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Bosu Ball Plank: How To Do, Benefits,…

There are many different ways to improve your current exercise routine. What about doing a Bosu Ball plank, what will the effects be?

Bosu Ball planks are a variation of the high plank where you do the exercise with either your hands or feet on the Bosu Ball. You can describe a Bosu Ball as the top of an exercise ball attached to a flat surface.

Bosu Ball planks are slightly harder than regular planks for certain muscles like your obliques and you train your balance more. If these are your goals, an exercise ball plank can be even more effective.

Bosu Ball planks are typically done to grow and strengthen core muscles like your abs and obliques. For other fitness goals, there are many better exercise options. And even for this goal, variations and exercises that engage these muscles in a more dynamic way may be more effective.

If you are more experienced with core training, you may need to add weights to Bosu Ball planks or do the more dynamic variations to keep seeing muscle growth and strength progress.

Whether you should add Bosu Ball planks or alternatives to your routine depends on things like your personal situation, personal preference, and training goals.

How to do a Bosu Ball plank

There are different ways to do a Bosu Ball plank. The walkthrough below puts a good Bosu Ball with the round part on the ground with your hands on the flat surface. You can also put the ball under your feet.

For both of these placements putting the round part on the ground is generally more helpful for training core muscles. To do a Bosu Ball plank take the following steps:

  1. Put the Bosu Ball with the rounded part on the ground on a steady surface. Sit on your knees in front of it.
  2. Put your slightly less than stretched arms on the flat surface of the Bosu Ball.
  3. Move your feet back until your legs are stretched and your upper arms at about a 90-degree angle to the ground. Keep your hands right below your shoulders and your back straight.
  4. Hold this position for an extended period of time.

The main attention point when doing a Bosu Ball plank is keeping your body straight. Do not lower your hips too much but don’t raise them too much either. Keep your head in line with your body so looking downward but don’t lower your head too much, keep your neck straight.

You can also do the typical plank variations like plank leg raises, plank toe taps, etc. on the Bosu Ball. Besides that, you can also do a forearm plank if your wrists hurt.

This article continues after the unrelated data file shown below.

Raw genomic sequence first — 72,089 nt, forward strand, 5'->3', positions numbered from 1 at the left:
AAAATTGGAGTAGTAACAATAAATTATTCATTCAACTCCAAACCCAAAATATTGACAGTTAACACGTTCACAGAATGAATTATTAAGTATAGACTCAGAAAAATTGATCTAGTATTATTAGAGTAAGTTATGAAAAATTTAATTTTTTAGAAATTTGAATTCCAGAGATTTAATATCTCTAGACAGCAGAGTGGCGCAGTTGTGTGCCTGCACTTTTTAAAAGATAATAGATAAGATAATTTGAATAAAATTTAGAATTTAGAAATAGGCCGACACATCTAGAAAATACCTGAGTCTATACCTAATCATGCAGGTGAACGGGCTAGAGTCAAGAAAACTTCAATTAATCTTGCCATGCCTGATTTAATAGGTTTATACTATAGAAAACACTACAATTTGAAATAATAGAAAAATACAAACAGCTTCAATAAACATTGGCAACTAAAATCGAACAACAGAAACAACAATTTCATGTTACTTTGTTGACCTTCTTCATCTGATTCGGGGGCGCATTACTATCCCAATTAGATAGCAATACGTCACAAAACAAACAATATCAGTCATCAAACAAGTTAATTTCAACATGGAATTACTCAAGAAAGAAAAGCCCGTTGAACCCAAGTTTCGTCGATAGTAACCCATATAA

The main way to make Bosu Ball planks harder is by wearing a weighted vest.

How to do a Bosu Ball plank

Muscles worked with Bosu Ball planks

With any exercise you will almost always make a variety of different muscles work, especially with a compound core exercise like Bosu Ball planks. Even so, there are a few muscles that will have to work the hardest for moving and keeping your body in position.

Bosu Ball planks are mainly a core muscle (abs and obliques) exercise. Besides that muscles like glutes, erector spinae, quadriceps, shoulder, back, and tricep muscles may have to work a small amount too.

Bosu Ball planks are slightly better than floor planks for training your oblique muscles. They engage ab muscles to a similar extent. An even more challenging Bosu Ball alternative for this is an exercise ball.

The way you build muscle in places like your core is by engaging these muscles so that they get damaged enough. This may sound counterintuitive but this damaging makes it so your body repairs these muscles, and adds a bit more to be better prepared to exert similar efforts in the future.

If you stick to exercises with the same weight, as your muscles become stronger this same effort may not damage your muscles enough to promote extra muscle growth.

By adding extra resistance to exercises you are better able to damage the muscles in a shorter amount of time. If you don’t overdo it, give your body enough nutrients, and give your muscles enough rest this can in turn lead to faster and more core muscle gain.

One downside of Bosu Ball planks is that it is hard to make the bodyweight version more challenging. You can wear a weighted vest but even then, for individuals more advanced with core training, Bosu Ball planks may be too easy to get a lot of results.

Depending on your personal situation, workout plan, and training goals, Bosu Ball planks may be a good or bad addition.

Benefits of Bosu Ball planks

Some people question how useful this exercise can be but adding Bosu Ball planks to your routine can offer you some helpful benefits. Some of the most important ones include: